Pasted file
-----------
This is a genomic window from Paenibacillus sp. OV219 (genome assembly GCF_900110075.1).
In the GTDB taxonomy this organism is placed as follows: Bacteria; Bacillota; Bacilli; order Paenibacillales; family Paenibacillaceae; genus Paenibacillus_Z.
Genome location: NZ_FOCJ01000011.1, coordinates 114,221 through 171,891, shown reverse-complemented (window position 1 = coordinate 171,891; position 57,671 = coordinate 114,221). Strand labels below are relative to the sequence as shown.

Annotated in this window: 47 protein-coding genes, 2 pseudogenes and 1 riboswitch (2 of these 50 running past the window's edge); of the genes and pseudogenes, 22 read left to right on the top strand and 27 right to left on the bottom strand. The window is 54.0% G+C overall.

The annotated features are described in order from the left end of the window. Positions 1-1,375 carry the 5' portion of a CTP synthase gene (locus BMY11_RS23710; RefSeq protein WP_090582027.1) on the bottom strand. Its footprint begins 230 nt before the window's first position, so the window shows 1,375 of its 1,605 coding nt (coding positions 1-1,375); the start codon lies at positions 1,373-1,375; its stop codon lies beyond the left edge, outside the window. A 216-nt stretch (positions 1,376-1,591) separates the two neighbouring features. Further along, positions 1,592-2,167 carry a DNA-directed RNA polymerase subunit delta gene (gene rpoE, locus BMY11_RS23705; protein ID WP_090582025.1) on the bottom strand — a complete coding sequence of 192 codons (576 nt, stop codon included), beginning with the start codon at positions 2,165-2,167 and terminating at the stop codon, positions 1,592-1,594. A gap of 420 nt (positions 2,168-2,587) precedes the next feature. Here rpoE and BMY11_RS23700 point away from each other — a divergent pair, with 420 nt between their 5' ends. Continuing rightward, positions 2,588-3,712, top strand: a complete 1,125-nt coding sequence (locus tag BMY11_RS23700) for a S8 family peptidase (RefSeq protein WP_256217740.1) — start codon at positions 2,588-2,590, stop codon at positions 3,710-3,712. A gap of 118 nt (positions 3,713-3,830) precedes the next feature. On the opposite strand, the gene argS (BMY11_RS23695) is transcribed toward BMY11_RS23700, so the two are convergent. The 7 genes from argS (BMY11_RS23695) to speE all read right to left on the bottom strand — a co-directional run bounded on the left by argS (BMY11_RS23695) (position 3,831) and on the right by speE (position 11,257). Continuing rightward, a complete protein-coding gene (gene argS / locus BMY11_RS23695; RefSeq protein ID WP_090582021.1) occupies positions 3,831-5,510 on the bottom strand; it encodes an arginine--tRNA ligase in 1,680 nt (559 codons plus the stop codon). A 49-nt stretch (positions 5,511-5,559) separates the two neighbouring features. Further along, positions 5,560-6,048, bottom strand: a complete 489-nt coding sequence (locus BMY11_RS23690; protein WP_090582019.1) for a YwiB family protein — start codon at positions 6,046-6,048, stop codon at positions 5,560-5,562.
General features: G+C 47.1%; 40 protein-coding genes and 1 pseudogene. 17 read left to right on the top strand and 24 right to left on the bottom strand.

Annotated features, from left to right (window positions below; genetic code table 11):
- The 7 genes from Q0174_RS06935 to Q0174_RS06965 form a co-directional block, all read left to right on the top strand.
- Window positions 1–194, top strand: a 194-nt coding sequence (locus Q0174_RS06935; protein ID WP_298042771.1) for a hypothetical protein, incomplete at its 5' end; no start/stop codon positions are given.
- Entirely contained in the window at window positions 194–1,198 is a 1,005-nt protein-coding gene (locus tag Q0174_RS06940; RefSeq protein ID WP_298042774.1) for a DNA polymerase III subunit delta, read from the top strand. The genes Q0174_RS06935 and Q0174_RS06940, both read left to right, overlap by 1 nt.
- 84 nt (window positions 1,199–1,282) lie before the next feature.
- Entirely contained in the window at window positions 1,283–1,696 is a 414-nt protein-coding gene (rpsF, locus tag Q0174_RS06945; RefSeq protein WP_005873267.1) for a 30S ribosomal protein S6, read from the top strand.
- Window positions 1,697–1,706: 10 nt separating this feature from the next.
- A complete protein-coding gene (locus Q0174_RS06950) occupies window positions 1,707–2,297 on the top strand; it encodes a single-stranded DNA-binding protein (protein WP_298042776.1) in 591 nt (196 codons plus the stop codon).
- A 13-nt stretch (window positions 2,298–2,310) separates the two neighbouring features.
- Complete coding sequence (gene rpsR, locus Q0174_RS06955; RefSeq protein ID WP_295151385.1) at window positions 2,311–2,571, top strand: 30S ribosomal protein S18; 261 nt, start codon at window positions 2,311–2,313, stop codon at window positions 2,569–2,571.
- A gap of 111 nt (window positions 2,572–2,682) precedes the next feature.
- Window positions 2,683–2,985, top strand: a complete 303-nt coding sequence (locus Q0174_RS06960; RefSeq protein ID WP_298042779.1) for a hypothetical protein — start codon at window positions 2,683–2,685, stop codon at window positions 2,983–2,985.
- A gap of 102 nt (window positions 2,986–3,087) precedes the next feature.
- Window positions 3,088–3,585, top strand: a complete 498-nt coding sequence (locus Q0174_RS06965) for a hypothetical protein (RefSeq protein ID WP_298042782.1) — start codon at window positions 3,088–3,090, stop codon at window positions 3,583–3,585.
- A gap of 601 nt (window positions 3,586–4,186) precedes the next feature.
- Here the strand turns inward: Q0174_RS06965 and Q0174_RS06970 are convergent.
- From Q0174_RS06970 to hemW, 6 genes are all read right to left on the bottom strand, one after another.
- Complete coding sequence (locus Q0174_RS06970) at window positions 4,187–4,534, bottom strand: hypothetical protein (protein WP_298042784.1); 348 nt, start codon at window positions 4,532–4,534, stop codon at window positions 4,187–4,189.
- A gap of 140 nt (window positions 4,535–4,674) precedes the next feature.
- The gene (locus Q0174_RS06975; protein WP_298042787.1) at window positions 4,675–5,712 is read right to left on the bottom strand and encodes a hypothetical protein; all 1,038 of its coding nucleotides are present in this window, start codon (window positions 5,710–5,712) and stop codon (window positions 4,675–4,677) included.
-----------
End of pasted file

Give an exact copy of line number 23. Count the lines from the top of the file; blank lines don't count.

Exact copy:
- From Q0174_RS06970 to hemW, 6 genes are all read right to left on the bottom strand, one after another.